cant afford house repairs, should I forclose

Asked by Ready To Go, 44035 Mon Jan 16, 2012

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10
, ,
Mon Jan 16, 2012
Can you afford your housing payments? Qualify for a mortgage? The FHA 203K renovation loan will allow you to include renovations costs into the loan. Speak with a local 203K Specialist to determine if you would qualify. Otherwise, you can also sell with the acceptance of 203K financing; which will probably fetch you a better sales price than a cash offer (which will probably be needed as repairs may well nix the availability of traditional financing). Best of luck to you!
1 vote
Brian widener, Home Owner, Elyria, OH
Wed May 22, 2013
try to do the repairs yourself
0 votes
Ashleigh Vasi, Agent, Strongsville, OH
Mon May 20, 2013
Try refinancing, short sale, there are many options.
0 votes
Annette Law…, Agent, Palm Harbor, FL
Tue Jan 17, 2012
Ready,
As you have read, you have many options that do not include foreclosure.
Give Paul a call, Agents who have multi-dimensional businesses will have several solutions beyond the typical scope of real estate agents resources.

Every situation is unique and deserves personal evaluation. Do not wait, call.
Web Reference:  http://www.MyDunedin.com
0 votes
Paul Drury, Agent, Elyria, OH
Mon Jan 16, 2012
Your questions and concerns are not unique to your area. As a fellow resident of Elyria, I share your concerns. Our City is highly under capitalized right now even after our average home prices fell another 10% in 2011. The long term unemployment and under employment have created a ticking time bomb for our community.

Options available to you.

1) Refinance using a 203k loan as stated earlier. This is something completely dependent upon the lender and their appraisal before and after repairs are made.

2) Find someone who would be willing to finance the repairs for a few years in exchange for equity in your home (equity participation) secured by a lien, but have a balloon payoff at the end of the period.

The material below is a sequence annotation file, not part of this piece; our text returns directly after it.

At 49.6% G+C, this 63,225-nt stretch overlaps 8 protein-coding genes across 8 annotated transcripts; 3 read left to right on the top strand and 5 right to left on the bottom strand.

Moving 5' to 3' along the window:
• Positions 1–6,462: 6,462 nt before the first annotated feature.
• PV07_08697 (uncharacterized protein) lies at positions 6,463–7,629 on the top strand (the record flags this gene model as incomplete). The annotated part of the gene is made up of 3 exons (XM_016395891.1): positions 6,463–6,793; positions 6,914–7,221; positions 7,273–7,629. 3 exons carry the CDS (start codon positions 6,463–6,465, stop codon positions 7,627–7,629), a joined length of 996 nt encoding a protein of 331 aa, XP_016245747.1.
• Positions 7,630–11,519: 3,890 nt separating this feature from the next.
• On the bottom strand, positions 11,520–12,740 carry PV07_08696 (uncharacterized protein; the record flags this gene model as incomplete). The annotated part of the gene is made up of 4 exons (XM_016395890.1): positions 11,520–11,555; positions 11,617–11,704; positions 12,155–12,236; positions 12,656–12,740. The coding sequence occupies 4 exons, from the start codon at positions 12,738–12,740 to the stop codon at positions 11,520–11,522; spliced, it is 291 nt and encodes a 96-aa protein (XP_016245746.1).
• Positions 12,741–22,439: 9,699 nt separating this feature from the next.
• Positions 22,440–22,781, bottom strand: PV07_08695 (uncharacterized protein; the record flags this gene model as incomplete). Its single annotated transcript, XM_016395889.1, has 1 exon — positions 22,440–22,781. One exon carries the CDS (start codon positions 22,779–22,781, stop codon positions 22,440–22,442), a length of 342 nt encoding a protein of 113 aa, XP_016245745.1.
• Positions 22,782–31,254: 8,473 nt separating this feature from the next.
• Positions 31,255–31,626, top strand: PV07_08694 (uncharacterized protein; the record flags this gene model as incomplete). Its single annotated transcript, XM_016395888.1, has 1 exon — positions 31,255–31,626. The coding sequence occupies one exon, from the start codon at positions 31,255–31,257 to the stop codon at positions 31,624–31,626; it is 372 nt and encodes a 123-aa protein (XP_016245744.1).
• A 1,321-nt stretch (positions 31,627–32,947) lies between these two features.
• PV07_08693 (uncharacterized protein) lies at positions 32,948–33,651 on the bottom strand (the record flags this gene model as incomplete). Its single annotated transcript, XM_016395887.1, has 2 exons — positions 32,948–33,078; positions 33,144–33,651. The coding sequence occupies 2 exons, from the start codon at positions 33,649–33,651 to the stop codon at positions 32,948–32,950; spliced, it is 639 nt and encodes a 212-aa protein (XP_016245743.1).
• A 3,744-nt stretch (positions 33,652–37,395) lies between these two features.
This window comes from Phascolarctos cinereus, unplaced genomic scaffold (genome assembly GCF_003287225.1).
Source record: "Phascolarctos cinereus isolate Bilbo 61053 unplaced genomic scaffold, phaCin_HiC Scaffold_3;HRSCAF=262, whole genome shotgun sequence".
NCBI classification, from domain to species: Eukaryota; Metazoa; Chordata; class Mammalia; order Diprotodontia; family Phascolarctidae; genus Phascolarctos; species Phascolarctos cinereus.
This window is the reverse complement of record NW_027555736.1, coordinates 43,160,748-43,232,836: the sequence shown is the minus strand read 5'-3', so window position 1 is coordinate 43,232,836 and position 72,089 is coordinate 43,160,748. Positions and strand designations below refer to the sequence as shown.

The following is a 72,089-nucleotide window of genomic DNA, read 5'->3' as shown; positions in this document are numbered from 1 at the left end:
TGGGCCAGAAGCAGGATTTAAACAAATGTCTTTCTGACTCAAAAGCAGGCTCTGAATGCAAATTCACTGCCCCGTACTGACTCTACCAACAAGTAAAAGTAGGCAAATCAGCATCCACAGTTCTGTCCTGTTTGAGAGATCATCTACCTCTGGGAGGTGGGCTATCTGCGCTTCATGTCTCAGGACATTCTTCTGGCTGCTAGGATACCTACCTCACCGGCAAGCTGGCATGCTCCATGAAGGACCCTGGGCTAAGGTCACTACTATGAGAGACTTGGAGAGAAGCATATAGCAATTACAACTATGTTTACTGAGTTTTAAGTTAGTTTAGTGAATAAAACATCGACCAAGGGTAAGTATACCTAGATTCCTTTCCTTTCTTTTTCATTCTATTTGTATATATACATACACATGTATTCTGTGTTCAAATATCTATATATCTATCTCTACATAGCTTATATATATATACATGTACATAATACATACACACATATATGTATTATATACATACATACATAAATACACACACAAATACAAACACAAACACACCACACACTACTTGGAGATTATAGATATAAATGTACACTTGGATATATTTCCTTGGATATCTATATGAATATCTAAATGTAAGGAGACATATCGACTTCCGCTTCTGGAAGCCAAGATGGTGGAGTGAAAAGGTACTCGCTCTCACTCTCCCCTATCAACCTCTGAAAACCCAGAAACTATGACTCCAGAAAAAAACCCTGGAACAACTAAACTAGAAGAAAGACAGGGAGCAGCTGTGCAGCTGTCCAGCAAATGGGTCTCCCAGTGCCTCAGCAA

3) Sell your home to an investor via a Short Sale. Depending upon the home, the lender, the liens of record and other factors, we could prevent it from becoming another empty vacant home.

4) Allowing your home to go into foreclosure hurts far worse than coming to your lender hat-in-hand and executing a Short Sale. Many lenders will forgive the remaining balance and/or send you a 1099 for the forgiven amount. Right now that amount is still forgivable by the IRS under the current tax law. This may change in future years but is still current.

We have investors looking for such homes right now. If you wish to know more, feel free to call or email, no obligation.
0 votes
, ,
Mon Jan 16, 2012
As Deborah "Dee Dee" Garvin said below (thumbs up to you) you may want to look a an FHA 203(k) loan where you refinance and add the cost of your home repairs to the base loan amount.

If this is out the question, I would suggest you check into a "Short Sale" rather that a foreclosure. You will do less damage to your credit, including the long term credit problems you will have if you choose to foreclose. It is important that you contact real estate agent who is experienced in the short sale process.

Good luck to you,
Ros
0 votes
Karen Leheney, Agent, brecksville, OH
Mon Jan 16, 2012
Please call me for a personal consultation so we can see what best fits your situation. There possible could be many options for you.. Let me know when I can visit you. Thanks so much. Karen
0 votes
Kimberley Gu…, Agent, Avon, OH
Mon Jan 16, 2012
It's hard for me to give you such advice without knowing the extent of the repairs. I would have to know what the repairs are you are referring to. I would be more than happy to set up an appointment with you to view the home and go over your options before I would suggest foreclosure. Please give me a call to set up an appointment that is convenient 440-346-0915 email. Thank you for your time.
0 votes
Sally Grenier, Agent, Boulder, CO
Mon Jan 16, 2012
We can't answer this for you without knowing all of the details about your home. You should contact a local Realtor who can assess the situation and give you some suggestions on what you can do.
0 votes
Don Tepper, Agent, Burke, VA
Mon Jan 16, 2012
Check with a Realtor first. If you've got equity in the property, you can sell it as-is.

Even if you don't have any equity, you can sell it as a short sale in as-is condition. It'll hurt your credit, but not as much as a foreclosure.

You might also explore a loan modification (not many get approved, though it's worth a try) or a deed in lieu of foreclosure.

Foreclosure itself should be your absolute last step. A good Realtor can advise you on other, better options.

Hope that helps.
0 votes
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